BROOKFIELD, Vt. — Six years ago Fat Toad Farm was transformed by a recipe for goat’s milk caramel sauce that the farmer’s daughter brought back from a long stay in Mexico. At the time, the farm 20 miles south of Montpelier had four goats. Now it has a rollicking 70.
The Baja California Peninsula recipe for Fat Toad cajeta has artisanal cachet because it’s made with local ingredients. The most important one is goat’s milk, of course, which is boiled down to two-thirds its original volume. Cajeta is sumptuously creamy, and can be used where any caramel sauce might be, except that this one is less sweet and more versatile.
Visitors to Fat Toad Farm can peer through a picture window to see cajeta being made. It’s a precision operation with innovative product development, and strong ties to neighboring farms, with which Fat Toad barters a variety of products and services. The farm’s signature logo, a fat toad with a rake, was drawn by New Yorker cartoonist Ed Koren, a friend and neighbor.
The recipe changes slightly to adjust to seasonal variations having to do with the type and amount of proteins and fat in the goat’s milk. “A lot of caramel has gone to the pigs in the name of R & D,” says Calley Hastings, whose sister Josey Hastings brought home the Mexican recipe. They work with their mother, Judith Irving, and their stepsister Hannah Reid, and her father, Steve Reid, the herd manager. The original formula has been supplemented with four other flavors: vanilla bean, cinnamon, coffee bean, and most recently, salted bourbon.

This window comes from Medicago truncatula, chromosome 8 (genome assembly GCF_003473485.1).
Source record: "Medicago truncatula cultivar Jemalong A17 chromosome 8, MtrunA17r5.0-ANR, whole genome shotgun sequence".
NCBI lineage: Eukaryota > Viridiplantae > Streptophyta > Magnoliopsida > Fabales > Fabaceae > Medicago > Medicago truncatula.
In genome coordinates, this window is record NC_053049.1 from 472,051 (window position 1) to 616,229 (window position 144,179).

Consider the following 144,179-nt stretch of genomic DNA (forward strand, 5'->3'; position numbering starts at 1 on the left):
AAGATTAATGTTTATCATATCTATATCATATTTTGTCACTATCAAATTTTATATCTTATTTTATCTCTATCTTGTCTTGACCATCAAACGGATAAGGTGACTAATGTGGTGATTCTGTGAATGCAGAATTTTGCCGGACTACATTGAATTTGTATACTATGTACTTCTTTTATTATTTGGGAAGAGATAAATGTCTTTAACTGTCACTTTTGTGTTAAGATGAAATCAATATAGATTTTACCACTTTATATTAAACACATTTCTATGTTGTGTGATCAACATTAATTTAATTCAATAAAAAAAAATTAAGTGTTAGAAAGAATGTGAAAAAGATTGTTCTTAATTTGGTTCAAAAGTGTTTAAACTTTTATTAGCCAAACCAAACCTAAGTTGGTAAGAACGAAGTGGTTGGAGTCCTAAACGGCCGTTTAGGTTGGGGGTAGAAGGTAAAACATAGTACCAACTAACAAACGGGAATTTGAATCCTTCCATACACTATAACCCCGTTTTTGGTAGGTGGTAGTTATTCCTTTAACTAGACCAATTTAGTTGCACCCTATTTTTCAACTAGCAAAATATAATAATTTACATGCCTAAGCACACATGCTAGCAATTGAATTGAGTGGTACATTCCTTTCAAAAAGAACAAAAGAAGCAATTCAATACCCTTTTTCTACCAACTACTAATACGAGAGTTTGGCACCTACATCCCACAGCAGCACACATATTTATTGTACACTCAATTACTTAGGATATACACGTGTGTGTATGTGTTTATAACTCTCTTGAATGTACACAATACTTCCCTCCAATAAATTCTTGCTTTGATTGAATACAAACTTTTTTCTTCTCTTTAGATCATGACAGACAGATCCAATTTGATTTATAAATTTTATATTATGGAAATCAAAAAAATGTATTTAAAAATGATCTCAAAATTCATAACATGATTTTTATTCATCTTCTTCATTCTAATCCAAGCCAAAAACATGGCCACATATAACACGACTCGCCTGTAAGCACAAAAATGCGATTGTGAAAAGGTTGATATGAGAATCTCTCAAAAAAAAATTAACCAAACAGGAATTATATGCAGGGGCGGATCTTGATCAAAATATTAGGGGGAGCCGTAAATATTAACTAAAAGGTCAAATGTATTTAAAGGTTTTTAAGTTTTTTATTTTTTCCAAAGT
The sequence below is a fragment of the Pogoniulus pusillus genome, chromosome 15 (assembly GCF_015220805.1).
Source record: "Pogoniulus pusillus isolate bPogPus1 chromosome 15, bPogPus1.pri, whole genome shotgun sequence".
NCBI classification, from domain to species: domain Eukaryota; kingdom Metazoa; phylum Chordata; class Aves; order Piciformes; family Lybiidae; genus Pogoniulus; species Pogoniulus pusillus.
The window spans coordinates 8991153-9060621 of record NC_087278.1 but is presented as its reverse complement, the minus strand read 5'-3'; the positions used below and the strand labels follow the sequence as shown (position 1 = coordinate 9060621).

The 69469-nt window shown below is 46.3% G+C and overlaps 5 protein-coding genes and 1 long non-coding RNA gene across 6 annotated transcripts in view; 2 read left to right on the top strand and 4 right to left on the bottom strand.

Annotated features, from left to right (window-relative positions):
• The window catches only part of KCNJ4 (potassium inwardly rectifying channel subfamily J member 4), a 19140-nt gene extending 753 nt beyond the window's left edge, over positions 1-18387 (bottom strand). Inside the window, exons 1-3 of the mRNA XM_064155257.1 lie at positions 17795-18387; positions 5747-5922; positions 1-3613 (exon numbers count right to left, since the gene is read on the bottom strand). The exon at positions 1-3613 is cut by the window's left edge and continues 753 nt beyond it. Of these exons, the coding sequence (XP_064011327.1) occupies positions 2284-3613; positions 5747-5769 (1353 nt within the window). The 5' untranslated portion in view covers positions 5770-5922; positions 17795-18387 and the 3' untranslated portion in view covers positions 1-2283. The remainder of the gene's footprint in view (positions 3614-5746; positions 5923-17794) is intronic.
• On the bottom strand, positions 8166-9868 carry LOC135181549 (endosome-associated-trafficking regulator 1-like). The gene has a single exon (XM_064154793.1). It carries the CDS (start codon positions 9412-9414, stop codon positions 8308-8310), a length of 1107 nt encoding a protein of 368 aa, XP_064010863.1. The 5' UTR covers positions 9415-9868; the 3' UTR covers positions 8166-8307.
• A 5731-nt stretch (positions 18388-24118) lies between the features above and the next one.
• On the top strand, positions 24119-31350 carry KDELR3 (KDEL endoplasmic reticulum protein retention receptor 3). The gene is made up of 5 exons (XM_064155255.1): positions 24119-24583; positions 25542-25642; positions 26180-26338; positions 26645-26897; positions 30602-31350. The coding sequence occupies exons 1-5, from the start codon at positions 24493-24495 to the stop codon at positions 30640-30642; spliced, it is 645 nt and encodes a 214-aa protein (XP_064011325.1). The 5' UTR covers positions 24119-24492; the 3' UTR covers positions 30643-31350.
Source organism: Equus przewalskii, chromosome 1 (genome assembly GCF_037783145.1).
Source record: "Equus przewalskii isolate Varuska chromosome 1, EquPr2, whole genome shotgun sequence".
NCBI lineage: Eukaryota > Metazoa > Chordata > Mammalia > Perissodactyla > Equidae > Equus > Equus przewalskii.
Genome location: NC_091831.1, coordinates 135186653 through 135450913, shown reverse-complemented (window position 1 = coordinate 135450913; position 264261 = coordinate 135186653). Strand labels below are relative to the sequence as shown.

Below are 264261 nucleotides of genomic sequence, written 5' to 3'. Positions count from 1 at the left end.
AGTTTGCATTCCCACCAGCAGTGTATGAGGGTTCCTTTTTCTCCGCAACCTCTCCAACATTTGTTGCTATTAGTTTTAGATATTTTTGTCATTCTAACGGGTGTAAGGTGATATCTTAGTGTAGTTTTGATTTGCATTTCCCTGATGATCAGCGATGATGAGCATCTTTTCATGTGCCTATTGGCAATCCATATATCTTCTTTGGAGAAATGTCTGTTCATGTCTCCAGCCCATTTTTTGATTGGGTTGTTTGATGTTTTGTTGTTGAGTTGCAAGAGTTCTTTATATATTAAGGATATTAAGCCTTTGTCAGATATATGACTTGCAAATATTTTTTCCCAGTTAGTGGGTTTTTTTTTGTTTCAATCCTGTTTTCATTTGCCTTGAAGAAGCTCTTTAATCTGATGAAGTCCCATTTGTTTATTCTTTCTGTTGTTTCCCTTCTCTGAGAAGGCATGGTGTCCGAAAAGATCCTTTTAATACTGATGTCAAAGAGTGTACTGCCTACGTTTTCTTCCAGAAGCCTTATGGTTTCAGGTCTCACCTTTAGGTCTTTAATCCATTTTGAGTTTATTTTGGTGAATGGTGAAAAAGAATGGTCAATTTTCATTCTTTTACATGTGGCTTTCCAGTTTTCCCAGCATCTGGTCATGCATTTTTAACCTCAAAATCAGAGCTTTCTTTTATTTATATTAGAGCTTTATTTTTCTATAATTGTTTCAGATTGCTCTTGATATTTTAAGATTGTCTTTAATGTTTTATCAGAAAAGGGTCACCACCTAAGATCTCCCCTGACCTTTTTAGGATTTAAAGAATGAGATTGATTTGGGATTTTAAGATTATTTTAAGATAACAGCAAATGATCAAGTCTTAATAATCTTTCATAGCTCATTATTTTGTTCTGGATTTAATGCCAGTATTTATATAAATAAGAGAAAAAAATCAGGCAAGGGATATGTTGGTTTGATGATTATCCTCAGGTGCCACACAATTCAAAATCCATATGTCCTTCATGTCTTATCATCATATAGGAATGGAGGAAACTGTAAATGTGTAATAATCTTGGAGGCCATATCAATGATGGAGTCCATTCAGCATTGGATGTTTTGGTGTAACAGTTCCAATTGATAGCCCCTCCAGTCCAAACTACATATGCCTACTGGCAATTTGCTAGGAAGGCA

The farm day starts early. By 8 a.m., Steve Reid, who has been up for four hours, is milking the last dozen goats. They march up a ramp to the milking parlor, seeking out their feed buckets. “There’s some bosses in the group,” says Calley Hastings. “They’ve got their social order they have to maintain.” Any changes in the herd and “they’re off-kilter for days,” she says.
“Originally we’re a cow state, but there are a lot of new goat herds and many cheese makers,” says Hastings. Goat cheese production had been the original aim, and the farm still produces five types of chevre, but there’s clamoring nationwide for Fat Toad cajeta.
As Reid works, milk gathered from the previous late afternoon’s milking is being simmered down to make the caramel sauce. Six copper caldrons must be stirred every five minutes throughout the five-hour process. The batch is done just as the morning’s fresh milk is being readied for simmering. “It’s the hardest thing in the world, and the funnest,” says Hannah Reid.
The predominantly Alpine goats of all ages approach visitors (the farm is open for tours) with intent and curiosity. There are a lot of names like Jupiter, Moosetrack, and Evangeline to remember. The young ones are so small you can pick one up and hold it like a trophy. The adults are the jesters. When one goat stands on a patch of elevated pasture land, 20 more rush over to wrestle for supremacy. They are attention-seeking pranksters and escape artists, and pushovers for affection. “We keep the babies with their mothers,” says Irving. “We have mothers and grandmothers and great-grandmothers that graze and sleep together.”
The sweet, earthy-tasting caramel can be used to sauce berries or other fruits, or as a glaze or marinade for grilled fish or meats. At Fat Toad family meals, the sauce is served over steamed beans with toasted pecans. A local chef combines it with a chipotle rub for salmon steaks.
It’s also part of Irving’s morning elixir. She mixes a pint of goat’s milk with a big dollop of cajeta and unsweetened cocoa. “It’s yummy and nutritious. It gets me through the first three hours of work,” she says.
Fat Toad Farm 787 Kibbee Road, Brookfield, Vt. Open to visitors. Call 802-279-0098, or go to www.fattoadfarm.com
Rachel Ellner can be reached at email@example.com.